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FORUMS Photo Sharing & Visual Enjoyment Food Photography & Visual Recipes 
Thread started 15 Jul 2018 (Sunday) 01:17
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Billy Tea & other icons of our heritage

 
avondale87
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Post edited over 2 years ago by avondale87. (2 edits in all)
     
Jul 15, 2018 01:17 |  #1

For those unaccustomed to Aussie tradition, we have an old one that dates backs yonks (eons)

Billy Tea. A metal pot with a lid and a wire handle, strung over a fire, filled with water and when it's boiled throw in enough tea to your taste and take off the fire.
But there's more to 'Billy Tea' than just a drink.
There's the smell that lingers. The 'essence of billy'. Tarry, eucalypt aroma glued to a fire blackened billy.
It’s an aroma that nothing matches. To me it’s a clean beautiful aroma intertwined with pleasant memories.
My daughter still remarks on that when I talked to her about 'bushwalking with children'.

Poems and ballads go before us, none more classic than

I've humped my bluey in all the states
With my old black billy the best of mates;
For years I've camped and toiled and tramped
Over roads that are rough and hilly;
with my highly sensible indispensable,
Old Black Billy

Chorus:
My old black billy, my old black billy;
whether the wind is warm or chilly,
I al-ways find when shadows fall,
My old black bill-y's the best mate of all!

I've carried my swag on the parched Paroo,
Where water is scarce and the houses few:
On many a track on the great outback,
Where the heat would drive you silly;
I've carried my sensible, indispensable,
Old Black billy.

When my tramping days are o'er.
And I drop my swag at the Golden Door,
Saint Peter will stare when he sees me there,
Then he'll say, "Poor wandering Willie,
Come in with your sensible, indispensable,
Old Black Billy."

Words: Edward Harrington.

When out working in the bush I often take the billy and have a cuppa.

At Middlesex, Tasmania, lunch break


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Richard

  
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Jul 15, 2018 05:06 |  #2

Very nice. Good photo and I love the cultural explanation that supports it.


Doug
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Pippan
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Jul 15, 2018 06:01 |  #3

avondale87 wrote in post #18663008 (external link)
Billy Tea. A metal pot with a lid and a wire handle, strung over a fire, filled with water and when it's boiled throw in enough tea to your taste and take off the fire.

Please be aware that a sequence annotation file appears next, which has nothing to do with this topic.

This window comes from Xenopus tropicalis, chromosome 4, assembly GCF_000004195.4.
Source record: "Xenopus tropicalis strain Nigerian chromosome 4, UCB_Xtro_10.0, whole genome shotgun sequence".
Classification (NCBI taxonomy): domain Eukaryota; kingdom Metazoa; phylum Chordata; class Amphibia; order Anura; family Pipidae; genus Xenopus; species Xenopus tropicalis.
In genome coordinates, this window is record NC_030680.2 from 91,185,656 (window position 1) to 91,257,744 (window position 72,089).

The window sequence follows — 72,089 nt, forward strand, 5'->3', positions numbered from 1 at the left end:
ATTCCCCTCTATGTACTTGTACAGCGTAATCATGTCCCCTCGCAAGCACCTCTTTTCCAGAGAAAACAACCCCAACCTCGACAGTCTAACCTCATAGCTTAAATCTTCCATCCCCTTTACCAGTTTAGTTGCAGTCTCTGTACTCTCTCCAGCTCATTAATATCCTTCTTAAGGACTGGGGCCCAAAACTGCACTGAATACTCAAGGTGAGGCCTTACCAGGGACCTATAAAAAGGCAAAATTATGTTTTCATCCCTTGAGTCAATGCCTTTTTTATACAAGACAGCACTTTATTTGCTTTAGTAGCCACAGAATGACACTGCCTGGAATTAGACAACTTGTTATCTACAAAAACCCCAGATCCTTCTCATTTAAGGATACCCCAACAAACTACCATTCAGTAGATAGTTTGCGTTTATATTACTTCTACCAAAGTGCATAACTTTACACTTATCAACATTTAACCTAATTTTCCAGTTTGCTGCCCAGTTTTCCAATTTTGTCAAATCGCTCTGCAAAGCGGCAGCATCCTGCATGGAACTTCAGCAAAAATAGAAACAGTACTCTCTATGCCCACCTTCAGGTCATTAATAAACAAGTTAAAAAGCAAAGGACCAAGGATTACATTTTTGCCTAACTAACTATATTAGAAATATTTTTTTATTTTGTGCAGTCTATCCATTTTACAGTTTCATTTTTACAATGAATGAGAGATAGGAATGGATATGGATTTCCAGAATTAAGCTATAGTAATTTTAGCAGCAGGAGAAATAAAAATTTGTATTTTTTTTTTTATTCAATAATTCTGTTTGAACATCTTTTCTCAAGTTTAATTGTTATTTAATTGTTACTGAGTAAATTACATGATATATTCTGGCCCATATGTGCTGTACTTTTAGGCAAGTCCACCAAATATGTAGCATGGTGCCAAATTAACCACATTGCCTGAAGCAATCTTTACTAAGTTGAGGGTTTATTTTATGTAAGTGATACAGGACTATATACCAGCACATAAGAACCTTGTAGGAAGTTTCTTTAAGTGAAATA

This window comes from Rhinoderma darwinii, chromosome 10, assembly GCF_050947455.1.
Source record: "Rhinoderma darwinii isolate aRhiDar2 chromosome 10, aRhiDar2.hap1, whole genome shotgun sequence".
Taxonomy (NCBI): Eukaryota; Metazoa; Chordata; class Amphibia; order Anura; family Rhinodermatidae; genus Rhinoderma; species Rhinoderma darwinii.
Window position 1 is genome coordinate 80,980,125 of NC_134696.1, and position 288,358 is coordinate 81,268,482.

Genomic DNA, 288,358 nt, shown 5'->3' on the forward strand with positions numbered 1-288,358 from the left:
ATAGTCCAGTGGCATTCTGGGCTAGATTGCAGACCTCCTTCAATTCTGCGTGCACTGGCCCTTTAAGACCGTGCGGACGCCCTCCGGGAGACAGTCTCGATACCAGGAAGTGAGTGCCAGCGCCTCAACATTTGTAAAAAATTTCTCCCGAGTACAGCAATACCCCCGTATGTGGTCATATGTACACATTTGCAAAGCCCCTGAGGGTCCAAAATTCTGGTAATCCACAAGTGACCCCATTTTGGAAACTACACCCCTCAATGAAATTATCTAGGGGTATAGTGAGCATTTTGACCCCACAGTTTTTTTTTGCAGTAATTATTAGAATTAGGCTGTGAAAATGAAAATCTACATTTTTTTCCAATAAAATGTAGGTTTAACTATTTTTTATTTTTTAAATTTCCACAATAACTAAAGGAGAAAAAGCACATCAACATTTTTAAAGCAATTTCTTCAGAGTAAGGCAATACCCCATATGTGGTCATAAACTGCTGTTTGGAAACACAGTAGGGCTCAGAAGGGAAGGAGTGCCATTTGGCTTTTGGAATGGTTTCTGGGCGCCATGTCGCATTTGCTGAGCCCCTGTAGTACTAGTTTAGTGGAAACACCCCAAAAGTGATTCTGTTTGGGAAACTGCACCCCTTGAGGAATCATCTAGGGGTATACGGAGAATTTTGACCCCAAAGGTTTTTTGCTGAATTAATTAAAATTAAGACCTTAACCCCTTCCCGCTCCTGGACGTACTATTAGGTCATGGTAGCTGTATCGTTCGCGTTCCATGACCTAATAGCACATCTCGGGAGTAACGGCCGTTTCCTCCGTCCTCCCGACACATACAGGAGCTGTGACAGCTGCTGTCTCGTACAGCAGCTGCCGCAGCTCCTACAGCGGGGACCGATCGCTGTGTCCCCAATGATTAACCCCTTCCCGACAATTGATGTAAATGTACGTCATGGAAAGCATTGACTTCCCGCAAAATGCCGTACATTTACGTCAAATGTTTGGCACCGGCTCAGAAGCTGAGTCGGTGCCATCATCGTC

But there's more to 'Billy Tea' than just a drink.
There's the smell that lingers. The 'essence of billy'. Tarry, eucalypt aroma glued to a fire blackened billy.
It’s an aroma that nothing matches. To me it’s a clean beautiful aroma intertwined with pleasant memories.
My daughter still remarks on that when I talked to her about 'bushwalking with children'.
thumbnail
Hosted photo: posted by avondale87 in
./showthread.php?p=186​63008&i=i80541474
forum: Food Photography & Visual Recipes

Great subject and it reminds of my own years of wanderings in central Australia. This is my more modern take on the billy: what I served up to my tour guests a few days ago at Walker Creek in Litchfield National Park. I'm a coffee man myself but agree you can't beat the gum tree smoke nuances of bush barista brews.


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There are many answers to question.

  
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Dan ­ Marchant
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Jul 16, 2018 22:40 |  #4

Once a jolly swagman camped by a billabong,
Under the shade of a coolibah tree,
And he sang as he watched and waited 'til his billy boiled,
Who'll come a-waltzing, Matilda, with me?


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backn4th
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May 05, 2019 16:48 |  #5

I'll play, another very Australian image.
Is a scan of a 35mm slide my dad would have taken 50 + years ago
Was on a family friends' cattle property in central Queensland


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avondale87
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May 05, 2019 17:18 |  #6

backn4th wrote in post #18856784 (external link)
I'll play, another very Australian image.
Is a scan of a 35mm slide my dad would have taken 50 + years ago
Was on a family friends' cattle property in central Queensland

Interesting thanks.
Improvision at work.
Even the wheel jack comes into play.
Is that an old honey tin reused as a billy?
That's one heck of a sturdy crate



Richard

  
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LincolnB69
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Dec 10, 2019 14:38 |  #7

Cool campfire




  
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Billy Tea & other icons of our heritage
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